Video Game / Ollo In The Sunny Valley Fair

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Small blue sphere chases big red sphere.

Ollo in The Sunny Valley Fair is a point-and-click edutainment adventure game produced by Hulabee Entertainment and published by Plaid Banana Entertainment in 2002. The game is marketed toward young children, much like its close relatives PuttPutt and FreddiFish. Unlike those two, however, Ollo was a standalone game that did not expand into a series.

The game revolves around Ollo, a blue ball of clay living in the peaceful town of Sunny Valley. When the annual fair comes into town, Ollo helps his friend Rose grow a huge tomato for the gardening competition. Things go awry, however, when the tomato grows too large and rolls out of control into the valley. It’s up to Ollo to help his animal friends undo the damage and catch the tomato in time for the fair.

The gameplay features point-and-click puzzles and exploring, much like the above-mentioned PuttPutt and FreddiFish. Players are encouraged to collect various items for progression and interact with Ollo’s various anthropomorphic animal friends, all in a glorious and visually unique Claymation art style.

The game is available on Windows, Mac, iOS, Android, and Linux.


Ollo in The Sunny Valley Fair contains examples of:

  • Amplified Animal Aptitude: Ollo may just be a ball of clay, but lives in a house and helps his friends.
  • Collection Sidequest: Doing certain activities in various scenes awards Ollo with marbles to collect in his inventory bag. The inventory menu even has a little physics-based marble drop game.
  • Curse Cut Short: Not really a curse, but a little weird for a children’s game. Blimpy begins a joke starting with “pull my…” before being interrupted by the rolling tomato.
  • Edutainment Game: The game teaches basic colors, shapes, phonics, and counting.
  • Fetch Quest: Rose asks Ollo to bring her some items while she watches the garden in Chapter 2.
  • Flat Character: It’s rather ironic that such a physically round character shows very little character development throughout the story. Though it is just a kids’ game after all.
  • Forgetful Jones: Rose. The narrator points out how often she forgets where she put her watering can. She doesn’t even remember the name of the tomato she’s growing for the competition.
  • Hairstyle Malfunction: Blimpo is embarrassed when his wig is lost, exposing his bald head.
  • Insurmountable Waist-Height Fence: The path to the swamp area is blocked by… a small branch that looks easy to jump over or walk around.
    • Likewise, Muriel Moose’s toolbox blocks the path at one point. One wonders why Ollo doesn’t just walk around it.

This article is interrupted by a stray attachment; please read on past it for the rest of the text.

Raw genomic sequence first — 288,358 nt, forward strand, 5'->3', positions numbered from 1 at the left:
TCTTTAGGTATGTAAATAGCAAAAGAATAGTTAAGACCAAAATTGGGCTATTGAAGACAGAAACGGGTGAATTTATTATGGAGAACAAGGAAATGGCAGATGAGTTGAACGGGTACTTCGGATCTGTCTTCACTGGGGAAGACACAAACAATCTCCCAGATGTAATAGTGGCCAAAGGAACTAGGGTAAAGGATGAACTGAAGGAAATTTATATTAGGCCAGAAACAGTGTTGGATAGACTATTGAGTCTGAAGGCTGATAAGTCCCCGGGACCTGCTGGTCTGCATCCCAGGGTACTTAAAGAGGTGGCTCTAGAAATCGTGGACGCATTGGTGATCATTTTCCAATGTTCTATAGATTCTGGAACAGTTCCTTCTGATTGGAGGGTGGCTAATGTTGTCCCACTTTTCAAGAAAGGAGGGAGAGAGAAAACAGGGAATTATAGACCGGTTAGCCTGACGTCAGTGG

• In Which a Trope Is Described: While the chapters themselves do not have names, their intro cards contain images relevant to the plot. Chapter 1, where Ollo helps Lottie tie down some balloons, shows a balloon in the title card. Chapter 2, where we meet Rose in the garden, shows a sun.
  • Locked Door: You run into these occasionally.
  • Meaningful Name: Rose, Ollo’s friend, works in a garden.
  • Narrator: Most children’s point-and-click games at the time featured one. This game features two: one for the storyline and one that describes certain objects, events, and activities when they are clicked on.
  • No Mouth: The titular character is simply a ball of clay with large eyes.
  • Not a Morning Person: As the narrator describes: “Ollo was sleeping peacefully, but now it was time for him to wake up. At first, Ollo didn’t want to get up…”.
  • Opening Narration: “It was a sunny morning in Sunny Valley, which is how most mornings in Sunny Valley are.”
  • Overly Long Name: Clyde Emerson William Edward Montague-Wallingford, the frog at the dunk tank. Luckily, he simply goes by “Prince Clyde.”
  • The Quiet One: Ollo himself, not surprising considering he has No Mouth. The narrator speaks for him.
  • Rule of Cute: Ollo, especially at the end where he’s wearing both first place ribbons.
  • Speech-Impaired Animal: The roller coaster sheep occasionally rolls her vowels, much like a sheep’s *baaa*.
  • Stand Alone Episode: Unlike its relatives, Ollo did not receive any sequels.
  • Sugar Bowl: Averted surprisingly. While the clay environments are pretty colorful, many locations are toned-down and somewhat realistic.
  • Trademark Favorite Food: “Rose tended to get very excited when she was talking about tomatoes…”.
  • Wide Eyes and Shrunken Irises: Ollo’s reaction to first seeing the tomato, Red Thunder.

http://tvtropes.org/pmwiki/pmwiki.php/VideoGame/OlloInTheSunnyValleyFair